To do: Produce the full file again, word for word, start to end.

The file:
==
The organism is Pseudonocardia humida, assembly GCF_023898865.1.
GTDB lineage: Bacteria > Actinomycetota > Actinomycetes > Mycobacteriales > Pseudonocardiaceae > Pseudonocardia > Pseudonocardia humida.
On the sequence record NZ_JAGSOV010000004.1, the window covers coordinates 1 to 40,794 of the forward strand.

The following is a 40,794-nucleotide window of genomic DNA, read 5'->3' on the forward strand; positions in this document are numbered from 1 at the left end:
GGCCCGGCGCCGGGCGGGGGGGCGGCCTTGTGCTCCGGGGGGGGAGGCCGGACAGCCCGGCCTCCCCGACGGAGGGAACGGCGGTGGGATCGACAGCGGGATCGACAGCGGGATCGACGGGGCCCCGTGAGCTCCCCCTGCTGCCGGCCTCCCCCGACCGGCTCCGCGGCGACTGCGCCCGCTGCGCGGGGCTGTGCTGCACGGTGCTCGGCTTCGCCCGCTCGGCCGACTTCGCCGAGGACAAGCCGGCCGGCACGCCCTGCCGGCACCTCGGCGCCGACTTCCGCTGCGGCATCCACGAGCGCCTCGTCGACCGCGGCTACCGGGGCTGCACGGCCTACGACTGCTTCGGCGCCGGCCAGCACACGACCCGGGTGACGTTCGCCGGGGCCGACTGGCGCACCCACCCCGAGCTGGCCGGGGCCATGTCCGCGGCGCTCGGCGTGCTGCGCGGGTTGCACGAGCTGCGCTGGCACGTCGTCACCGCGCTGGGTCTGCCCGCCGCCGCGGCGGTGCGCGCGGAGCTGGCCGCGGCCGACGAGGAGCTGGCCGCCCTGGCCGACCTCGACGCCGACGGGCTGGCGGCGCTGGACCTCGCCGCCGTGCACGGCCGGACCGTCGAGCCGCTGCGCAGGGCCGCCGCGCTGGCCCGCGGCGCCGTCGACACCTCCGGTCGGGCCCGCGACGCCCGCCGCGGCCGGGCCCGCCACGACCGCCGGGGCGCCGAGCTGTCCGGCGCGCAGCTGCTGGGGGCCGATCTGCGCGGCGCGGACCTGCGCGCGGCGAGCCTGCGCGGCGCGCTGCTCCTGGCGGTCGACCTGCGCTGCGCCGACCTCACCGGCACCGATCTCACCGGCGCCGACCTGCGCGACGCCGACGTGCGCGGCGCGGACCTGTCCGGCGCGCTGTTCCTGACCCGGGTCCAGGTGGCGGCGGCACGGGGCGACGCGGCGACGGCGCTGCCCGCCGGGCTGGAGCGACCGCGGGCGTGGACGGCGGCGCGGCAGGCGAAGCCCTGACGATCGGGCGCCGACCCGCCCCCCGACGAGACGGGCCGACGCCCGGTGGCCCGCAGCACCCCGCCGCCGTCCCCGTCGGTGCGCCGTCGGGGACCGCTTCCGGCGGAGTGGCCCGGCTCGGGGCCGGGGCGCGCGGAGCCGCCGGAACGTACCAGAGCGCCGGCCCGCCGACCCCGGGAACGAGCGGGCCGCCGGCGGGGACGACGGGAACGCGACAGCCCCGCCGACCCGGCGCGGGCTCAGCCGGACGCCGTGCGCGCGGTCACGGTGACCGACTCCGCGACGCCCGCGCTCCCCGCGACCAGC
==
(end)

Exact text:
The organism is Pseudonocardia humida, assembly GCF_023898865.1.
GTDB lineage: Bacteria > Actinomycetota > Actinomycetes > Mycobacteriales > Pseudonocardiaceae > Pseudonocardia > Pseudonocardia humida.
On the sequence record NZ_JAGSOV010000004.1, the window covers coordinates 1 to 40,794 of the forward strand.

The following is a 40,794-nucleotide window of genomic DNA, read 5'->3' on the forward strand; positions in this document are numbered from 1 at the left end:
GGCCCGGCGCCGGGCGGGGGGGCGGCCTTGTGCTCCGGGGGGGGAGGCCGGACAGCCCGGCCTCCCCGACGGAGGGAACGGCGGTGGGATCGACAGCGGGATCGACAGCGGGATCGACGGGGCCCCGTGAGCTCCCCCTGCTGCCGGCCTCCCCCGACCGGCTCCGCGGCGACTGCGCCCGCTGCGCGGGGCTGTGCTGCACGGTGCTCGGCTTCGCCCGCTCGGCCGACTTCGCCGAGGACAAGCCGGCCGGCACGCCCTGCCGGCACCTCGGCGCCGACTTCCGCTGCGGCATCCACGAGCGCCTCGTCGACCGCGGCTACCGGGGCTGCACGGCCTACGACTGCTTCGGCGCCGGCCAGCACACGACCCGGGTGACGTTCGCCGGGGCCGACTGGCGCACCCACCCCGAGCTGGCCGGGGCCATGTCCGCGGCGCTCGGCGTGCTGCGCGGGTTGCACGAGCTGCGCTGGCACGTCGTCACCGCGCTGGGTCTGCCCGCCGCCGCGGCGGTGCGCGCGGAGCTGGCCGCGGCCGACGAGGAGCTGGCCGCCCTGGCCGACCTCGACGCCGACGGGCTGGCGGCGCTGGACCTCGCCGCCGTGCACGGCCGGACCGTCGAGCCGCTGCGCAGGGCCGCCGCGCTGGCCCGCGGCGCCGTCGACACCTCCGGTCGGGCCCGCGACGCCCGCCGCGGCCGGGCCCGCCACGACCGCCGGGGCGCCGAGCTGTCCGGCGCGCAGCTGCTGGGGGCCGATCTGCGCGGCGCGGACCTGCGCGCGGCGAGCCTGCGCGGCGCGCTGCTCCTGGCGGTCGACCTGCGCTGCGCCGACCTCACCGGCACCGATCTCACCGGCGCCGACCTGCGCGACGCCGACGTGCGCGGCGCGGACCTGTCCGGCGCGCTGTTCCTGACCCGGGTCCAGGTGGCGGCGGCACGGGGCGACGCGGCGACGGCGCTGCCCGCCGGGCTGGAGCGACCGCGGGCGTGGACGGCGGCGCGGCAGGCGAAGCCCTGACGATCGGGCGCCGACCCGCCCCCCGACGAGACGGGCCGACGCCCGGTGGCCCGCAGCACCCCGCCGCCGTCCCCGTCGGTGCGCCGTCGGGGACCGCTTCCGGCGGAGTGGCCCGGCTCGGGGCCGGGGCGCGCGGAGCCGCCGGAACGTACCAGAGCGCCGGCCCGCCGACCCCGGGAACGAGCGGGCCGCCGGCGGGGACGACGGGAACGCGACAGCCCCGCCGACCCGGCGCGGGCTCAGCCGGACGCCGTGCGCGCGGTCACGGTGACCGACTCCGCGACGCCCGCGCTCCCCGCGACCAGC